Bored shepherds clouting a taped ball with a piece of wood in ancient Britain was the genesis of cricket before it acquired sophistication and rules. In its most elementary form, it still remains what those bored lads with sheep to tend, did. Swinging a bat and sending the ball high into the skies or past a long distance.
That primordial touch still lingers in many batters, a trait that finds exposition in One Day Internationals and Twenty20s. Among the medley of batting marauders, Glenn Maxwell has carved a distinct niche. The Australian, with roots in Melbourne, plays a method that is sharpened with speed, kinetic energy, malleable limbs, especially hands, and astounding game-awareness.
After 35 summers of top-flight cricket, donning the Aussie yellow shade or varied jerseys in the Indian Premier League, Maxwell dipped into all that experience while hammering a chart-busting unbeaten 201 (128b, 21x4, 10x6) against a stunned Afghanistan at Mumbai’s Wankhede Stadium on November 7. Chasing Afghanistan’s 291 for five, Australia was sinking at 91 for seven when Maxwell found a patient ally in skipper Pat Cummins.
The duo’s 202-run partnership for the eighth wicket, scripted a miraculous win for the Aussies and by the end of that feverish night, Mumbaikars were completely besotted with Maxwell. In World Cup history, this was akin to Kapil Dev’s marvellous unbeaten 175 against Zimbabwe during the 1983 World Cup. India back then was struggling at 17 for five when the captain dished out an astounding innings, a knock that inspired the Indians to eventually win the trophy.
Maxwell was physically drained with Mumbai’s lingering heat and humidity sapping his veins. Cramps set in, often he was like a cat on a hot tin roof, twitching and collapsing, and at times lying flat on the ground. This was similar to what the late Dean Jones did while scoring his 210 against India in the famous tied Test in Chennai during the 1986 tour. With the southern metro’s heat deflating him, Jones threw up, lost control of his bladder, but soldiered on.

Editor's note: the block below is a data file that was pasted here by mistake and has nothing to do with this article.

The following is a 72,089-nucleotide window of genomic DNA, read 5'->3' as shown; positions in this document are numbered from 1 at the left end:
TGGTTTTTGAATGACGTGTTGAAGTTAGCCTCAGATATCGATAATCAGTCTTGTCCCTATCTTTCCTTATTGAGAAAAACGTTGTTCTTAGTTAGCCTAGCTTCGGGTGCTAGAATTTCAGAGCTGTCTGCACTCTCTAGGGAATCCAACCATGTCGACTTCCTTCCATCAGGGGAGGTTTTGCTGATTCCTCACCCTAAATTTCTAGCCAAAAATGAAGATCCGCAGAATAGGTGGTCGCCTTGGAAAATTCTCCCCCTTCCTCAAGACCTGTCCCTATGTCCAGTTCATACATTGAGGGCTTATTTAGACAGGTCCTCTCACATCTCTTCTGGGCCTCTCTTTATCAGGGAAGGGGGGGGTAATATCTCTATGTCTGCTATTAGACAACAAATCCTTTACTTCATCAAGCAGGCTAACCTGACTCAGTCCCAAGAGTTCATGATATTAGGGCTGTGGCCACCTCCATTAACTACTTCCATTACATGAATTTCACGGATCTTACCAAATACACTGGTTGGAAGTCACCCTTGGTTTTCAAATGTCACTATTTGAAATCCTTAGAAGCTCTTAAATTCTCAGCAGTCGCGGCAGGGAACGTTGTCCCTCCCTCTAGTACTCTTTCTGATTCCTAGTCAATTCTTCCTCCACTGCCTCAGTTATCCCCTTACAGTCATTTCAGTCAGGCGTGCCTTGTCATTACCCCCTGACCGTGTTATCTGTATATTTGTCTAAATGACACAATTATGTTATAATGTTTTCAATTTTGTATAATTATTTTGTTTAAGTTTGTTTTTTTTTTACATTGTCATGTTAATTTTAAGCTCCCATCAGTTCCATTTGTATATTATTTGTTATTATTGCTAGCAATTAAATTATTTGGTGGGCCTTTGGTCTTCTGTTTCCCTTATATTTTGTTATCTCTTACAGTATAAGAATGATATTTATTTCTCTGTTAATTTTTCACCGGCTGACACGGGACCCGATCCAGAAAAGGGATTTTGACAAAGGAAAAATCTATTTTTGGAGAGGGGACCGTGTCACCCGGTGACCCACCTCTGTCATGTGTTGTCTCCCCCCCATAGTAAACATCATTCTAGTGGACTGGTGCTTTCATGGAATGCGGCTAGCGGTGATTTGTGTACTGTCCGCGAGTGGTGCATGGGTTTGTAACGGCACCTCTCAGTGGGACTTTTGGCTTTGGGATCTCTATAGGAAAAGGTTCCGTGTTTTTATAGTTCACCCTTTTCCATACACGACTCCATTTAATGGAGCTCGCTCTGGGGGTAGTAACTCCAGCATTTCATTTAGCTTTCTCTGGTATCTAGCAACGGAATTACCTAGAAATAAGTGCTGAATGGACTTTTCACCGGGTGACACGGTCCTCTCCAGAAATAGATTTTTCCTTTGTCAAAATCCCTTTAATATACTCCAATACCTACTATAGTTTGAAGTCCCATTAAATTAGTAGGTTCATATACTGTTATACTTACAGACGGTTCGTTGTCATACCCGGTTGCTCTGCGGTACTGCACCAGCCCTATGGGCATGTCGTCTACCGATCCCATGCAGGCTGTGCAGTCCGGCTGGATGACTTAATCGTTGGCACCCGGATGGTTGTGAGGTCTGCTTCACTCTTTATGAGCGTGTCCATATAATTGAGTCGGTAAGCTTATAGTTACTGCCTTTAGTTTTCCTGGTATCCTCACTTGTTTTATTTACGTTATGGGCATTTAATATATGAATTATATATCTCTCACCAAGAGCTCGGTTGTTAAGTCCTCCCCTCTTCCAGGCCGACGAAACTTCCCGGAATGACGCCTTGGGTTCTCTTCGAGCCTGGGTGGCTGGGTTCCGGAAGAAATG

There is another thread that binds Maxwell and Jones as the latter was one of the original ODI specialists. Jones was the kind, who would dance down and lash fast bowlers over covers, run hard between the wickets, and field with tigerish zeal. These are attributes that enrich Maxwell; additionally, he bowls off-spin too and is a good all-rounder.
Master of shots
Australia has one of the finest cricketing systems in the world and players emerge as strong blokes, willing to quell raging fires. It is famously said that the Waugh twins — Steve and Mark — were ultra-competitive in backyard cricket while sibling love was nudged to the side. Having grown through such a first-class structure, Maxwell remains a tough cookie.
What distinguishes him is his penchant to create angles where none exist. South African AB de Villiers did this before, India’s Suryakumar Yadav does this now, and Maxwell remains a master. To shuffle across the crease and tip one over the head of the fielder at short fine-leg, or do a reverse-ramp shot and flummox the opposition captain, or to just stand and tee off like a golfer, drilling deep and wide, all these shots emerged like a fusillade from Maxwell’s bat. Later, he spoke about how playing golf helped him fine-tune these strokes. How do you strike past a tree on the course? Obviously innovate and flex your wrists. With his legs in a shambles, Maxwell stood rooted to the crease and just relied on his hand-eye co-ordination to demolish the Afghan bowlers. He may look like a messiah now but he is fragile too. A few years back, he took a ‘mental health’ break, coping with the dark fog that crept into his mind.
It should also be noted that Maxwell never prospered in Tests and has just played seven games. Unlike David Warner, who seamlessly flits between Tests and abridged cricket, Maxwell hasn’t found that switch yet. But with strike rates of 127.06 and 150.97, respectively, in ODIs and T20Is, Maxwell is the reigning deity of shock and awe on the cricketing turf. When he prospers, Australia soars high past bruised rivals.